Rachel Monosov and Admire Kamudzengerere are an interracial couple living on two separate continents: TK and TK, respectively. Last year, when Rachel visited Admire in Harare, Zimbabwe, the two were married by a shaman in a traditional Zimbabwean ceremony. Now, at the Catinca Tabacaru Gallery in New York, the artists’ exhibition “1972” is on view, documenting the couple’s wedding and imagining their subsequent life together in Harare – if they weren’t apart.
I take a seat in the Lower East Side gallery as “1972” is getting installed. Photos of a blonde woman hang on the walls. Scenes of her wedding in Zimbabwe, under a chuppah, in front of a house, with her husband and kids, surround me. I turn to the same woman, who is sitting next to me in the gallery. She is brunette now, and there is no ring on her finger.
“Are you and Admire married?” I ask Rachel, the artist behind the exhibition and the woman in the photos. “It depends from which point of view you’re looking at,” she answers. “In Zimbabwe, if you’re married with a shaman, you’re married. Your soul, your ancestors are connected and it’s a bond forever.” Yet there are no legal documents, no tax breaks to speak of.
Rachel, a 31-year-old artist born in St. Petersburg, raised in Jerusalem, and now living in Berlin, loves to explore the line between fact and fiction. In the photos, Rachel stands alongside Admire as they depict scenes from their life together. All of these events happened, but none of them did. Rachel insists this is not staged photography, it’s documentation. These are archival photos from Harare in 1972, they just happen to be made in 2017.
The idea for the series came to Admire and Rachel when the two recently visited the national archives of Zimbabwe. “A lot of questions came up, like, Who took these photos?” said Rachel. “What did they choose to show and what is this point of view? Is it Zimbabwean? Is it British? Who is behind the camera and what are they trying to represent or reveal at this time?”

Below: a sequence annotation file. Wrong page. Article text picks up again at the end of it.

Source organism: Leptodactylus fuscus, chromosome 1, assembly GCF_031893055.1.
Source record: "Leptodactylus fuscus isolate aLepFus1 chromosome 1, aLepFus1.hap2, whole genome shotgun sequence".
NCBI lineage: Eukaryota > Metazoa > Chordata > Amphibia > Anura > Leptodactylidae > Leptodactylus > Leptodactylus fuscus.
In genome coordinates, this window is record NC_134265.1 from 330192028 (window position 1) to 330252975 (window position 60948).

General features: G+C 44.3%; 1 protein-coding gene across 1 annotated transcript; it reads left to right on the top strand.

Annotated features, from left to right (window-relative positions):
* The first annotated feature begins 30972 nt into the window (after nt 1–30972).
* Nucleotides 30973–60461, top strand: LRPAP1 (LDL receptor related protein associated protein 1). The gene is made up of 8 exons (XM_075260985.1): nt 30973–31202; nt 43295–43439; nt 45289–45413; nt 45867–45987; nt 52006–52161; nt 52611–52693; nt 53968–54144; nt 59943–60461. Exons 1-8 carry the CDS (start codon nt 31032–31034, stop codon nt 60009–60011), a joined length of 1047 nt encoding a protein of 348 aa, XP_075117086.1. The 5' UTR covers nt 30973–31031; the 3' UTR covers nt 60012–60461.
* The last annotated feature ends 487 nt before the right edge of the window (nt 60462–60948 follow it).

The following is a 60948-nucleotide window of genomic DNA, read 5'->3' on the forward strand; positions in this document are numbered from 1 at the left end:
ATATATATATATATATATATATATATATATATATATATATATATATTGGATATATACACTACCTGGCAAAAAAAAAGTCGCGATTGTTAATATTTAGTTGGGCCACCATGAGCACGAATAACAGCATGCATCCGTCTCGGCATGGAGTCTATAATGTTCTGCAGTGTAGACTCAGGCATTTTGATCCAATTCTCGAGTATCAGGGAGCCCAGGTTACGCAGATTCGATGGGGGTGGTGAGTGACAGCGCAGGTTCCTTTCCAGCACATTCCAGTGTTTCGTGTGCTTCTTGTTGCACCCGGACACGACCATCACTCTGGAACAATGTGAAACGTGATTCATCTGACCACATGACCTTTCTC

The two artists decided to make their own set of archival photos, choosing 1972 as their setting. Back when the country was still called Rhodesia and when the guerrillas of the Zimbabwe African National Liberation Army initially attacked, starting the Rhodesian bush war. It was a time of great racial unrest, and interracial marriage was still illegal. “We took the most problematic moment in history, and we’re changing it and saying, this existed as well,” said Rachel.
Rachel wants the viewer to question everything. Usually, a photo means fact: A wedding happened, a photo was taken, the married couple exists. The works’ descriptions can’t be trusted either. Rachel and Admire got the information for the images’ captions from Wikipedia. “I think this is something we live with now,” Rachel said. “We learn about other cultures, but we don’t know if this information is true or not because we’re not doing enough research, so a lot of time we are learning false facts.”
As I leave the gallery, I ask Rachel one last time about the state of her relationship with Admire — is it real?
“We will hold a place for each other in our hearts forever,” she replies. “I think that answers the question.”